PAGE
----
Maize Review – Both corny and corny

Reviewed September 28, 2017 on


Xbox One, PS4


September 12, 2017


Finish Line Games


Finish Line Games

Maize is a quirky first-person point and click adventure from Finish Line Games that has been launched on consoles after an initial release on PCs back in December 2016.  Maize had the potential to be a brilliant game, but was far too simplistic in design to offer any challenge and reward.

Successful point and click games tend to be comprised of three elements: a quirky story line, hilarious jokes, and plenty of puzzles to solve.  Maize is one of the quirkier titles I have played in a while, and kept me laughing (or groaning), however was a bit easy and linear with its puzzles, and as a result, the laughs were too far apart.

Scientists in a top-secret lab have created genetically manipulated corn that have become sentient.  And then things get weird.  You thought sentient corn was weird?  How about a robotic Russian version of Teddy Ruxpin who follows you around hurling insults kind of weird?

I have to say I love how Maize begins.  With no introduction, you view a brief glimpse of sentient corn running off into the non-sentient corn fields, then you must start exploring a farm.  The farm appears to have been abandoned for some time and you must search for clues for what has occurred.  There is even a schlock horror/monster movie sense of foreboding. After a few simple tasks, you discover the premise of what has occurred, and all tension is lost into a funny but very silly story line.  You could even say corny.

The storyline is funny, but the linear fashion in which you need to find a clue to unlock the next part of the story is far too easy. The game revolves around finding an object and placing it in the required spot, as dictated by an outline of the missing item or piece.  The only real challenge in this game is finding the same objects.  And thus begins, not so much a puzzle game, but a game of hide and seek where you wander about looking for said items.  These also are outlined to make them easier to find.  Everything else is just there for decoration and non-interactable.

“Unlike other point and click games, there are no red herrings, and no consequence-based actions.”

Unlike other point and click games, there are no red herrings, and no consequence-based actions.  So rather than being a game based upon decision making and puzzling, it becomes a drawn-out story where you simply must find objects to continue.  Most of the items you need are quite obvious and are picked up on the way, and there was no real reason to read their funny descriptions.  This is not to say there are no other items to discover, there are 75 – but these are stored in a special ‘folio’ so it is obvious that they play no part to progress in the game and either there for humour or to add to the narrative.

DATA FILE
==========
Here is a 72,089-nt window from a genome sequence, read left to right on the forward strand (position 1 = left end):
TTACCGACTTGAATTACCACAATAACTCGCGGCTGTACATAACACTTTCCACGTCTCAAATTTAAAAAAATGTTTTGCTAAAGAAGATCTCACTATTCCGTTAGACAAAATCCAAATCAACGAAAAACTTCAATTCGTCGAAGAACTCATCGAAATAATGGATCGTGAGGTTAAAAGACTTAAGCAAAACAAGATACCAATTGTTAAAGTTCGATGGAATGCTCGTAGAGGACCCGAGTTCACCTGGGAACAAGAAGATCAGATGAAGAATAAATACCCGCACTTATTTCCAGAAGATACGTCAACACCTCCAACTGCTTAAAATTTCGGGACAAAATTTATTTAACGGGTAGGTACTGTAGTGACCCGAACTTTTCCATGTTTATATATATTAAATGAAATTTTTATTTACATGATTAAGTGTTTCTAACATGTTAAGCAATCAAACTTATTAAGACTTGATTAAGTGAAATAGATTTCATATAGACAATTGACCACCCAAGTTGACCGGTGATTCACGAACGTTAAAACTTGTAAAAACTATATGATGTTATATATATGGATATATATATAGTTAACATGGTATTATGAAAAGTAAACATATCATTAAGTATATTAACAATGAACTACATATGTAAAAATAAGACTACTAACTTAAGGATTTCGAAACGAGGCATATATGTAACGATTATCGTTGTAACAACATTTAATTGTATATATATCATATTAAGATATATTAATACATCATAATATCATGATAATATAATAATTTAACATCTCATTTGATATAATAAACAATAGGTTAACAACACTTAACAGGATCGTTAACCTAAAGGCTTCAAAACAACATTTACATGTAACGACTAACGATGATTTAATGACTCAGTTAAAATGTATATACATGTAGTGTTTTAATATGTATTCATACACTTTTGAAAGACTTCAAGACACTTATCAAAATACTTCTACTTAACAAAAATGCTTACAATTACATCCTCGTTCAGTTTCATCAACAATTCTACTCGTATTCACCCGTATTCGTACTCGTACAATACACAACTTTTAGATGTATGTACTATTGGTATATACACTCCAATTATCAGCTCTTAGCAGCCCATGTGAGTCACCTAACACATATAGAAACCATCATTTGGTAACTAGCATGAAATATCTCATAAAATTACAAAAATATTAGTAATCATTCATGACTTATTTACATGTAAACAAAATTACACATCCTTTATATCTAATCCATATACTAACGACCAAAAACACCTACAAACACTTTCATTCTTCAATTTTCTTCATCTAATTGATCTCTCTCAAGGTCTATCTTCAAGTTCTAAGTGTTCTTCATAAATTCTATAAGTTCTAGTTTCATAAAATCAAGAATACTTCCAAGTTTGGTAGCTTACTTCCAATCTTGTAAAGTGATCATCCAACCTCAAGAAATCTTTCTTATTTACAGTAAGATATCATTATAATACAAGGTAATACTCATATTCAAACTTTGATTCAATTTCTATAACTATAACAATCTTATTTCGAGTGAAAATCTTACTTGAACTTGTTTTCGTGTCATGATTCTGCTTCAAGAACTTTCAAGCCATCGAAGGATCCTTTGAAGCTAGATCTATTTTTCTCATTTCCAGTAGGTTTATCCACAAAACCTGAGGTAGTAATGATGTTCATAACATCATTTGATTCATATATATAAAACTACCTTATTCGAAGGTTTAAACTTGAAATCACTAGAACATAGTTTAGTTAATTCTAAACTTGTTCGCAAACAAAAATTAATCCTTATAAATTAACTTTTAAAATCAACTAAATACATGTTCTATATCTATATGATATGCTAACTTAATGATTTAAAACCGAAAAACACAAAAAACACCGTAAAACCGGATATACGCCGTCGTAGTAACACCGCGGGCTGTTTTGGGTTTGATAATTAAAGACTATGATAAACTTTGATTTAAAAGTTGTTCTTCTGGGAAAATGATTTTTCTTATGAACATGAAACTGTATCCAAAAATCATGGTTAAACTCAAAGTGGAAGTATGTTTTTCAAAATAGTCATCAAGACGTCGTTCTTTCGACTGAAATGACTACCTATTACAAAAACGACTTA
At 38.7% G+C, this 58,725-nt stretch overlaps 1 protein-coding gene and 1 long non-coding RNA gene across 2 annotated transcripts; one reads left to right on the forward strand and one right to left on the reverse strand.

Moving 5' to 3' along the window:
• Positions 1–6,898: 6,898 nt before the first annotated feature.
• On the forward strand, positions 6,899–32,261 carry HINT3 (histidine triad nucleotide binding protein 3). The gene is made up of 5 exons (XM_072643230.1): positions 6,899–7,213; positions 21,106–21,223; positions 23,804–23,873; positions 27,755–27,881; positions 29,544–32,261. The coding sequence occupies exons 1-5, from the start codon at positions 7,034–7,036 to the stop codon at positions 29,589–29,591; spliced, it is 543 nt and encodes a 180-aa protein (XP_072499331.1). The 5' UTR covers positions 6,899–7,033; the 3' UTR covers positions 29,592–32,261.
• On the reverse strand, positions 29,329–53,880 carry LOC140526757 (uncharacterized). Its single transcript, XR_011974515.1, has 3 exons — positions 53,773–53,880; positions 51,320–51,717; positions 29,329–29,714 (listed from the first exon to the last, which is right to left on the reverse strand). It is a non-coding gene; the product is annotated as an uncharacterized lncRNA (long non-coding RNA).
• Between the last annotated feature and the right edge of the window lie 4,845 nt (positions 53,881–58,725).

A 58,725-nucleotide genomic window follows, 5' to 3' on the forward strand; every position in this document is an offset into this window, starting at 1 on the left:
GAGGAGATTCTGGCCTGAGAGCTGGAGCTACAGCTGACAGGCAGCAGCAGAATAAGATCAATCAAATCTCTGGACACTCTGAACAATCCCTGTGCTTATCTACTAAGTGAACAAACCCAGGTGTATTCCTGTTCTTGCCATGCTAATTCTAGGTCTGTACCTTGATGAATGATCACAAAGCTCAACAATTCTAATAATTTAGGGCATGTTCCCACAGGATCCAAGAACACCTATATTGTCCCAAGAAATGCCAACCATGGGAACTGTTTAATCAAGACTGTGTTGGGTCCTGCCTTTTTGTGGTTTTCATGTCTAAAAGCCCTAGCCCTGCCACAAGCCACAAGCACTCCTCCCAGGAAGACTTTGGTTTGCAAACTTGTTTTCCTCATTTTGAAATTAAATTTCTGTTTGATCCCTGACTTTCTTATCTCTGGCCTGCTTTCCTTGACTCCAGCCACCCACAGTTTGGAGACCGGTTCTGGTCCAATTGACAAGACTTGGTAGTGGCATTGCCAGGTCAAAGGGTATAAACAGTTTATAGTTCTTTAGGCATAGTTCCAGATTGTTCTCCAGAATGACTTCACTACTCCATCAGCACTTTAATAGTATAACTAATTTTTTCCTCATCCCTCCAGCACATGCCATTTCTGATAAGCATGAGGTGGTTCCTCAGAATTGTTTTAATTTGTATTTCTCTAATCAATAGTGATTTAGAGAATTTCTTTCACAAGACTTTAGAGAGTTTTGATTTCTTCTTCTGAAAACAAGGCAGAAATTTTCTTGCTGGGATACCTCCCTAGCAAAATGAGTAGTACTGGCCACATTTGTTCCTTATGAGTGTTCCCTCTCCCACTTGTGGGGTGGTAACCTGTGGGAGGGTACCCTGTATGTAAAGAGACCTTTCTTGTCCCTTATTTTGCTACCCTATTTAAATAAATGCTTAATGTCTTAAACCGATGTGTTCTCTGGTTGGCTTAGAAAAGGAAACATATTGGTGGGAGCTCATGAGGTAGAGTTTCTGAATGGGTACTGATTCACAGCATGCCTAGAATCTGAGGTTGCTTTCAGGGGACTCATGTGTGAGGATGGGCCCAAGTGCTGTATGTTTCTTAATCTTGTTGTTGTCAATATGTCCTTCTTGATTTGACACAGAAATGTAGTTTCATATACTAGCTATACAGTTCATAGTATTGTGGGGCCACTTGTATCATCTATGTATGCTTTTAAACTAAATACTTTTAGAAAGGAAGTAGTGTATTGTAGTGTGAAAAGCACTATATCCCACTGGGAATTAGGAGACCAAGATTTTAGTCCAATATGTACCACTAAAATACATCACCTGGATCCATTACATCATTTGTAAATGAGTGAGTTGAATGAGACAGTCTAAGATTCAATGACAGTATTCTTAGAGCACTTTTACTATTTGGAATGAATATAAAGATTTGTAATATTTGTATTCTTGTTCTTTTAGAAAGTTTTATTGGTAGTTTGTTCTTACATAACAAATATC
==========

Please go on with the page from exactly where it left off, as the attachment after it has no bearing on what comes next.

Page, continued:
As the story becomes obviously linear, all tension is lost. While one reason why I like point and click games is the ability to explore without threat of time running out or lives lost (depending on which game you play), there is always some form of choice that must be made.  A game without challenge or risk isn’t really a game – it becomes a story.

The look of Maize is impressive, and kept me playing even when the gameplay became tedious.  The voice acting is pretty ordinary to be honest, with the exception of Vladdy the Russian teddy bear.  He is the highlight of the game and Maize is worth checking out for him alone, although his insults do become repetitive.  The post-it note discussions between the science lab founders are also hilarious, and I found myself more enthused to see these than the items themselves.

I did something while playing Maize that I tend not to do, I started to read reviews of the PC version of the game.  And this was a mistake, as I discovered that my bugbears about this game have been present since its initial launch.  As a concept Maize is brilliant, for its story alone it is truly original, but as an adventure puzzle game taking the point and click approach, it is missing depth and any real challenge.


  • Original and hilarious storyline
  • There is a robotic whingy Russian teddy bear
  • The game is visually spectacular


  • Linear and simple gameplay
  • Lacks any real challenge or risk to the player
  • More hide and seek than a puzzle game

Maize is a quirky game with a twisted sense of humour I absolutely loved.  The world created was detailed and filled with obscure references and jokes.  Upon first inspection, it looked like a winner, but I was left wanting more from the gameplay. I am divided whether to support this game in the hopes it improves with expansions, patches or a sequel, or to use this as an example of the fine line between brilliance and boredom.  It lives it up its namesake though; it is an incredibly corny adventure and based on its story alone I hope it encourages more original storytelling.